According to a new study out of the University of California, Davis, California grape growers in coastal areas can use less water during times of drought. Irrigation levels could be cut without affecting crop yields or quality.
The findings, published on September 1 in the journal Frontiers in Plant Science, show that vineyards can use 50% of the irrigation water normally used by grape crops without compromising flavor, color and sugar content.
Lead author Kaan Kurtural, professor of Viticulture and Enology and an extension specialist at UC Davis: “It is a significant finding. We don’t necessarily have to increase the amount of water supplied to grape vines.” Growers will also be able to use this information to plan for the next growing season. “Everybody’s worried about what’s going to happen next year,” he said.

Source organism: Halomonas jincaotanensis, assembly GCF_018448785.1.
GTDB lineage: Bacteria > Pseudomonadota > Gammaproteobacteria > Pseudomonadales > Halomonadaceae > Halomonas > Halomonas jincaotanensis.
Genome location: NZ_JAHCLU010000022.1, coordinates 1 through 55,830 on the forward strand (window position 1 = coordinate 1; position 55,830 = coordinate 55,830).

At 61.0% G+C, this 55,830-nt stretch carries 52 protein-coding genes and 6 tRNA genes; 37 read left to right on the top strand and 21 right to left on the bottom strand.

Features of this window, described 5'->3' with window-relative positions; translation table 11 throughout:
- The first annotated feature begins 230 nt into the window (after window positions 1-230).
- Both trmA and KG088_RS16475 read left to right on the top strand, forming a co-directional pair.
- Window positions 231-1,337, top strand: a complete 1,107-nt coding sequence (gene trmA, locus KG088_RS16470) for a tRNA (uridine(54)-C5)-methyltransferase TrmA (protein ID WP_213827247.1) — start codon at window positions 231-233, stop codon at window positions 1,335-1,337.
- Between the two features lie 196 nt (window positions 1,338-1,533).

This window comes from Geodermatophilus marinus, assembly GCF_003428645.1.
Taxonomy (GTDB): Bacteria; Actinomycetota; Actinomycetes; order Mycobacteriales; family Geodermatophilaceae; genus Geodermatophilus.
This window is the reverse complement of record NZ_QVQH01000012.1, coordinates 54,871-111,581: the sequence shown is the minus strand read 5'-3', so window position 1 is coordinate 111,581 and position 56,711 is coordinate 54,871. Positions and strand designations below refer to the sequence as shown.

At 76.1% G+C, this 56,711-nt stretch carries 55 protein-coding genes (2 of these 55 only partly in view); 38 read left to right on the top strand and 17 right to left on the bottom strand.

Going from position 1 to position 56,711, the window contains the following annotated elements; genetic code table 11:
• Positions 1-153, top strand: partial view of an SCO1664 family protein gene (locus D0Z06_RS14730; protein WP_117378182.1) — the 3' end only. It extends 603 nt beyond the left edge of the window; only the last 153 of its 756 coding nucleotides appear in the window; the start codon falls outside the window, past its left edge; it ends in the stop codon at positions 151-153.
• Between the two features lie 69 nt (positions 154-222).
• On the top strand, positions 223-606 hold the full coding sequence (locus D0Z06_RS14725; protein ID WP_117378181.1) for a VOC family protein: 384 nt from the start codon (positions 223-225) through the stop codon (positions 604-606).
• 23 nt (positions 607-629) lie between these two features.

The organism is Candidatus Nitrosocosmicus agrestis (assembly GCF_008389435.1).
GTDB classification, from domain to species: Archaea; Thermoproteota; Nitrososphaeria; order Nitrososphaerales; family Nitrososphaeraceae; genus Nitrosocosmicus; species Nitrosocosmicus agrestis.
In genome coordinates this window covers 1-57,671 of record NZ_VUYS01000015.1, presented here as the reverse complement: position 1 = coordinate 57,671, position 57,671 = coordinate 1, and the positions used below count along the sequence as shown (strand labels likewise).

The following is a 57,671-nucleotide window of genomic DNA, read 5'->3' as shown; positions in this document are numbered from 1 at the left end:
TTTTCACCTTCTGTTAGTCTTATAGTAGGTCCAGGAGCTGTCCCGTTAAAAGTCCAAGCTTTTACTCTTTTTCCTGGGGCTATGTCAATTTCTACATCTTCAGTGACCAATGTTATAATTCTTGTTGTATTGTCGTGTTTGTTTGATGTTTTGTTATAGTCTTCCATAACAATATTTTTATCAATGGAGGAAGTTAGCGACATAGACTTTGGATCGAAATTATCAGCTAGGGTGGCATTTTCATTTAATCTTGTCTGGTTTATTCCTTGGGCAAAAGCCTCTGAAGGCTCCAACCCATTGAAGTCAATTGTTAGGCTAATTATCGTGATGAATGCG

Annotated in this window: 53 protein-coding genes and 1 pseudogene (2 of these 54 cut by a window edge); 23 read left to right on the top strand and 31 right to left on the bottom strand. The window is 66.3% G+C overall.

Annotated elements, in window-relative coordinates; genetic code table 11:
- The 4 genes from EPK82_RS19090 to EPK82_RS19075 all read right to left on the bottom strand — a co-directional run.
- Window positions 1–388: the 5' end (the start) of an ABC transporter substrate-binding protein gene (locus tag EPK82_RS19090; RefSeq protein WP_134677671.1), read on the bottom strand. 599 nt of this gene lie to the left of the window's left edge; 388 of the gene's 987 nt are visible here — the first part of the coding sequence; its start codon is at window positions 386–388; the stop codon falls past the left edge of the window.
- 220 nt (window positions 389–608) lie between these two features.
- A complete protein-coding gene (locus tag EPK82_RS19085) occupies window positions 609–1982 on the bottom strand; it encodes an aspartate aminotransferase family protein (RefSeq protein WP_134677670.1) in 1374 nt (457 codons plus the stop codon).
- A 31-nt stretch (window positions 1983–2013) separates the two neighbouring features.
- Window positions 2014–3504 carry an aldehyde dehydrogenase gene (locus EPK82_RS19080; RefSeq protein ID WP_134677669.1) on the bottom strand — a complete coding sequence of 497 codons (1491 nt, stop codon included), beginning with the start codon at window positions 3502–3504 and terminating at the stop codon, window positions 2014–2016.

Kurtural and others from his lab studied irrigation and cabernet sauvignon grape quality at a research vineyard in Napa Valley over two growing seasons, a rainy one in 2019 and a hyper-arid one in 2020.
Researchers found that replacing 50% of the water was the most beneficial in maintaining the grape’s flavor profile and yield. The level of symbiotic arbuscular mycorrhizal fungi, which help grapevines overcome stresses such as water deficits, was also not compromised. And the water used to dilute nitrogen application was also reduced, making the process more environmentally friendly.